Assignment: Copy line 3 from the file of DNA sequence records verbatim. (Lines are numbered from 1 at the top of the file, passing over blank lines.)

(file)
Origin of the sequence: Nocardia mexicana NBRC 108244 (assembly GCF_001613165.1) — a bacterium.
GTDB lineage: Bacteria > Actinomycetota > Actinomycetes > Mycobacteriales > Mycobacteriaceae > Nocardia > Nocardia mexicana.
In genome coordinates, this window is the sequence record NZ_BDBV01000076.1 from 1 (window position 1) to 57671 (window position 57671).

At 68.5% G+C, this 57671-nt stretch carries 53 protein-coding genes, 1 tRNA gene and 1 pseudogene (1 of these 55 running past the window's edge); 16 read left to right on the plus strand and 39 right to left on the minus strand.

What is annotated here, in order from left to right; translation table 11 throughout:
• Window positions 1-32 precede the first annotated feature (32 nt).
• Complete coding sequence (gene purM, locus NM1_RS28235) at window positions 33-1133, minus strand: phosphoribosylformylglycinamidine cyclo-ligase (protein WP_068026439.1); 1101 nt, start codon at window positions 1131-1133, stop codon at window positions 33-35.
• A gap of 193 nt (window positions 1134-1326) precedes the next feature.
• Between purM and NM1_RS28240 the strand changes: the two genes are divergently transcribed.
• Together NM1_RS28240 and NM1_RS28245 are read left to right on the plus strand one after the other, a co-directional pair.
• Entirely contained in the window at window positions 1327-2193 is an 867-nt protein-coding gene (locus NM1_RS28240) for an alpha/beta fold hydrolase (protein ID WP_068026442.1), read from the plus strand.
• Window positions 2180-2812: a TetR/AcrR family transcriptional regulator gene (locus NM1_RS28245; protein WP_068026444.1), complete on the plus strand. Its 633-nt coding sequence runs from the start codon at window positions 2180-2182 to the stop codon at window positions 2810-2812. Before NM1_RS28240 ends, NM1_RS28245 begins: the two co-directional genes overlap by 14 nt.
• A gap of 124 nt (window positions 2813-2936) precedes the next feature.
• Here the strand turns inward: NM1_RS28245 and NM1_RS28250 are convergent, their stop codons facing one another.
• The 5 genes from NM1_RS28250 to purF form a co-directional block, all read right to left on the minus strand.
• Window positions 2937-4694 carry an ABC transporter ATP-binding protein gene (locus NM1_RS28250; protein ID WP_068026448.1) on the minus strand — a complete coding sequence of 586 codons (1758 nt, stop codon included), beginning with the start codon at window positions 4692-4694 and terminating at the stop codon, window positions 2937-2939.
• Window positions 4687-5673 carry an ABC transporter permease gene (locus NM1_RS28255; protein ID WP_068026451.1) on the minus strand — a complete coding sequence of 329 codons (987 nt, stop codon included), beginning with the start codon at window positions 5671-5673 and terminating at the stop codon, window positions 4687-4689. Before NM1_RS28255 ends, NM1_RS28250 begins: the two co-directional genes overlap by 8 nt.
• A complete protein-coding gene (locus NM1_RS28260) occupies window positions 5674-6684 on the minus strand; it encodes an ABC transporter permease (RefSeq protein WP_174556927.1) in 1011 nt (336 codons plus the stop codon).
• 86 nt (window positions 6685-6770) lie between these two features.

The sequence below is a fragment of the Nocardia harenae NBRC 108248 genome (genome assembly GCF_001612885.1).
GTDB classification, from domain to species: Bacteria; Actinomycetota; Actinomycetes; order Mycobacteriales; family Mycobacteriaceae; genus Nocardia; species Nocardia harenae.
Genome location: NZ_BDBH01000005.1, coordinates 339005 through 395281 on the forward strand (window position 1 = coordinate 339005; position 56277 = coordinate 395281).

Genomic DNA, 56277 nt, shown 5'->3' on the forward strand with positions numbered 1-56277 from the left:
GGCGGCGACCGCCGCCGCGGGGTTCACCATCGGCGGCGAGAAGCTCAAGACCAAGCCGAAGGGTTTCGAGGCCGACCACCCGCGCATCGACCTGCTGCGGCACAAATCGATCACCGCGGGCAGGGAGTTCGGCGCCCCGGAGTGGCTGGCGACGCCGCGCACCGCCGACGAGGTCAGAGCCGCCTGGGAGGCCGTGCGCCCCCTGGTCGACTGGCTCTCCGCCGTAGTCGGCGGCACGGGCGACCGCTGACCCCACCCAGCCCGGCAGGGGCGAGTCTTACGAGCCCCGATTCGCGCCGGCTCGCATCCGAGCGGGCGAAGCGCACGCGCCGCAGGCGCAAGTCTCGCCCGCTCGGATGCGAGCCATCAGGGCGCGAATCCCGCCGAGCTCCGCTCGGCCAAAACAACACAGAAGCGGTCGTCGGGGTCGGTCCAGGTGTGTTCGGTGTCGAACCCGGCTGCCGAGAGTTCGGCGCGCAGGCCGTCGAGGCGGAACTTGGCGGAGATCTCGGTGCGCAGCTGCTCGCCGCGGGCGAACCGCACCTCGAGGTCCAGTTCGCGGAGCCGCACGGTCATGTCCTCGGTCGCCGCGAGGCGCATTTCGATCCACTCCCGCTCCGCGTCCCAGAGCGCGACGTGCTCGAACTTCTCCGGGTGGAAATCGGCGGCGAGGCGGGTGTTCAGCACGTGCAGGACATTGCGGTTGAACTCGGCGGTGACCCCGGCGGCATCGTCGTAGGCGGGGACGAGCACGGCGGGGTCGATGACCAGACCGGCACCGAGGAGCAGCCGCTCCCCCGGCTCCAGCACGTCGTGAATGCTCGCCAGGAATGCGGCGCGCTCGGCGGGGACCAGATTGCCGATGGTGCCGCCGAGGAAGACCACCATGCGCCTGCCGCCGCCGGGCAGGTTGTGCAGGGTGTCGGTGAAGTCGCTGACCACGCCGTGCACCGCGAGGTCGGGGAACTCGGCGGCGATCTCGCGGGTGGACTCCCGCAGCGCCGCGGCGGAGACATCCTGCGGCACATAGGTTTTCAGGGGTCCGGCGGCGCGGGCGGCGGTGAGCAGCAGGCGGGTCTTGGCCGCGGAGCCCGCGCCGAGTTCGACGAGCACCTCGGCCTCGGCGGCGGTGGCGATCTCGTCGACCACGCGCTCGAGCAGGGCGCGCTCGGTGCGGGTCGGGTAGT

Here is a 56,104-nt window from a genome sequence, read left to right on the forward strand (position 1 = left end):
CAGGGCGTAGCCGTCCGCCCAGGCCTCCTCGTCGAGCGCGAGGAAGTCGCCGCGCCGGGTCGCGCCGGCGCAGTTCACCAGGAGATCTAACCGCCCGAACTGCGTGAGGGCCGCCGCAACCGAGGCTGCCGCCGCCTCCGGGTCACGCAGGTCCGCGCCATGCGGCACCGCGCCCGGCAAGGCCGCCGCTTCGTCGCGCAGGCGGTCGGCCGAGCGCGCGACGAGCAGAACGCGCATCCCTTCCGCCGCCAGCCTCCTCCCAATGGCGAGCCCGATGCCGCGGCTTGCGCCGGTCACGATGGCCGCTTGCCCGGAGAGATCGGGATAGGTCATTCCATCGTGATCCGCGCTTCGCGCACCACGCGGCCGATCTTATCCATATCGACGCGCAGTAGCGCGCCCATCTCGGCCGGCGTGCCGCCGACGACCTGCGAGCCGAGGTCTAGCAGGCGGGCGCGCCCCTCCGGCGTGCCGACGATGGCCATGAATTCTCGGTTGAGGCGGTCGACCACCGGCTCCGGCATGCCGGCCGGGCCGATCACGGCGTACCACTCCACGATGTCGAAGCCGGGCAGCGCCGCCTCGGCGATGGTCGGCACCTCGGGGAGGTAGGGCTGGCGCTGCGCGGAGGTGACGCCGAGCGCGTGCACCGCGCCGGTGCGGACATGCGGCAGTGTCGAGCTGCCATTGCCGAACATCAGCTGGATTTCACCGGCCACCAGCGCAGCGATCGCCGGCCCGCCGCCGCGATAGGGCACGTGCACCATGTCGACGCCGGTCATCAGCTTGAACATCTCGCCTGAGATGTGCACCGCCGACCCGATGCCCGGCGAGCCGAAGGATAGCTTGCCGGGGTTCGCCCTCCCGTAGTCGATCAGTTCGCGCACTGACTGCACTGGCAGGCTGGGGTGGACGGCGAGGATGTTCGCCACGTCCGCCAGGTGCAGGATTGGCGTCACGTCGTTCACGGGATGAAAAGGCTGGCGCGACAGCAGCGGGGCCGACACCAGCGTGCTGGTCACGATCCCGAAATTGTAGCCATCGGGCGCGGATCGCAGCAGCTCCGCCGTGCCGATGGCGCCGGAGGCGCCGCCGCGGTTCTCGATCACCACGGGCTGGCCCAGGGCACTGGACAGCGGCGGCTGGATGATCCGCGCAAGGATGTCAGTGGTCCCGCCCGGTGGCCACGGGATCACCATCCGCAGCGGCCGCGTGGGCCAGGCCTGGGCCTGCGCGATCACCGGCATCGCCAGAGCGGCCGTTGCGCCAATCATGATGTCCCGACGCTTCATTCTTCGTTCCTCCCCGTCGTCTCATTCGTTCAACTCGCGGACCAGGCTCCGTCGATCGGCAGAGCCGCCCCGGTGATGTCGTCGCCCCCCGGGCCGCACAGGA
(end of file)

In genome coordinates, this window is the sequence record NZ_BDBV01000076.1 from 1 (window position 1) to 57671 (window position 57671).